Wagle, fighting cancer again, files for re-electionBy Dion Lefler
The Wichita Eagle
State Sen. Susan Wagle filed for re-election Friday in Topeka, moments after revealing to her colleagues that she will be undergoing four months of chemotherapy in her years-long battle with cancer.
Wagle, R-Wichita, announced her illness to the Senate in a floor speech at the end of the annual legislative session. Within minutes after the session was gaveled to a close, she walked across the street to the secretary of state’s office to file her papers to run for re-election.
“Serving in this body is one of the greatest privileges I, or any Kansan, can ever have,” she told the Senate. “I am truly humbled by the faith and trust that my constituents have placed in me. I look forward to asking voters in my district to allow me to continue serving them as their voice in this chamber.”
Wagle said she’s begun receiving chemotherapy for a strain of non-Hodgkins lymphoma that is a different cell type than the lymphoma she has battled in the past. Lymphoma is a cancer of the lymphatic system, a network of organs and vessels in the body that helps people fight off infectious disease.
Wagle said she felt a need to announce her illness to the Senate and her constituents so they would know why she would not be as accessible as usual for the next few months.
She said she plans to continue to campaign for re-election but will have to curtail personal appearances. The treatment she’s undergoing will temporarily lower her white blood-cell count, making her susceptible to contagious diseases that would ordinarily be fought off by her immune system.
She said she expects her appearance to change substantially due to weight and hair loss that accompany the treatments.
Wagle joked about that on the Senate floor, saying that she’d be able to do her hair in the morning as quickly as her bald male colleagues.
Wagle said she will wear wigs during her treatment and “I may even use this as an opportunity to try life as a blonde or a redhead.
“I will not be depressed or whine about my bald head,” she said. “Instead I will be glad that I don’t have to shave my legs. And, when I feel nauseated, I am not going to feel sorry for myself. Instead, I’m going to think of a certain dress that was tight the last time I wore it, knowing the next time I wear it, it will be a perfect fit.”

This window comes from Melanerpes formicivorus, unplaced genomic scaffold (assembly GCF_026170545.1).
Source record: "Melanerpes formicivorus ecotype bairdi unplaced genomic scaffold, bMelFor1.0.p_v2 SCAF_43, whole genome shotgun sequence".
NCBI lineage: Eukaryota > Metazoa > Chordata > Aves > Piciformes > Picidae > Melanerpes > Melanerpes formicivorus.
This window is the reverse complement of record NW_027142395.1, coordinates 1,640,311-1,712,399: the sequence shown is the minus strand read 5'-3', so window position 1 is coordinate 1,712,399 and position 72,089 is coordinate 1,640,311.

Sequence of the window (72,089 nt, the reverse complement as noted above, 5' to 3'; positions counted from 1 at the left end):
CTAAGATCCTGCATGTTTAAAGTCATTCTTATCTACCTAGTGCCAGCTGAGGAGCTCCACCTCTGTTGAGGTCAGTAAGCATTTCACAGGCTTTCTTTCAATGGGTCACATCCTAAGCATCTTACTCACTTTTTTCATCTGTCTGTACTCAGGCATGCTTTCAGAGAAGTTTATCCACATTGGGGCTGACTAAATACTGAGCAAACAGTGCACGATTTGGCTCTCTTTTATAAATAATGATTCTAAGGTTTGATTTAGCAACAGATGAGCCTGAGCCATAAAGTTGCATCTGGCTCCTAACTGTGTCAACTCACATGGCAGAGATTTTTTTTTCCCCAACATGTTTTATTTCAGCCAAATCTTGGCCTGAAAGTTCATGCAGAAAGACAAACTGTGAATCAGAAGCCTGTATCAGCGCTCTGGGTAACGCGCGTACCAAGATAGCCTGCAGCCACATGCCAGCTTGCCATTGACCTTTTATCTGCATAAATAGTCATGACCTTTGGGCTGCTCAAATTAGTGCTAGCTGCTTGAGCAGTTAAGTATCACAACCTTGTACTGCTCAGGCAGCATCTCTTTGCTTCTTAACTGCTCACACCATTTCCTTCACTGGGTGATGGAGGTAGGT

In an interview following her Senate speech, Wagle was upbeat.
She said she draws inspiration from her 21-year-old son Paul, who underwent aggressive treatment for acute lymphocytic leukemia, a form of blood cancer, when he was 10 and 13.
“Hey, you know what, it’s temporary,” Wagle said of her treatment. “My son, his first chemotherapy regimen was two years long. This is like four months, done in September, so this is nothing like what pediatric cancer patients go through.”
Although she has remained a senator throughout her cancer battles, Wagle passed up a chance to become Senate president in 2004 to tend to her son’s illness.
She has battled her own non-Hodgkins lymphoma, which doctors initially told her would be incurable, since 1996.
That cancer went into remission, and therapy with new drugs has kept the disease in check, Wagle said.
The non-Hodgkins lymphoma she is fighting now is a different cell type than her previous cancer and she said her doctor is confident that it is a curable variety.
Colleagues from both sides of the political divide wished Wagle well in her current fight with cancer.
Chemotherapy “is very hard on your body,” said Rep. Gail Finney, D-Wichita, who has undergone the treatment in a lengthy fight against the disease lupus. “I certainly feel for her. I’ll be praying for her and supporting her.”
Finney has continued working as a legislator during her treatments and said she felt it helped her cope with the illness.
“It’s good for your mind to keep busy and keep working and actually trying to help others,” Finney said.
Sen. Dick Kelsey, R-Goddard, said Wagle’s announcement came as a surprise to most of the Senate.
“We’re certainly going to be praying for the restoration of her health,” Kelsey said. “She fought this battle very bravely before and won, and I hope that happens again.”Reach Dion Lefler at 316-268-6527 or firstname.lastname@example.org.
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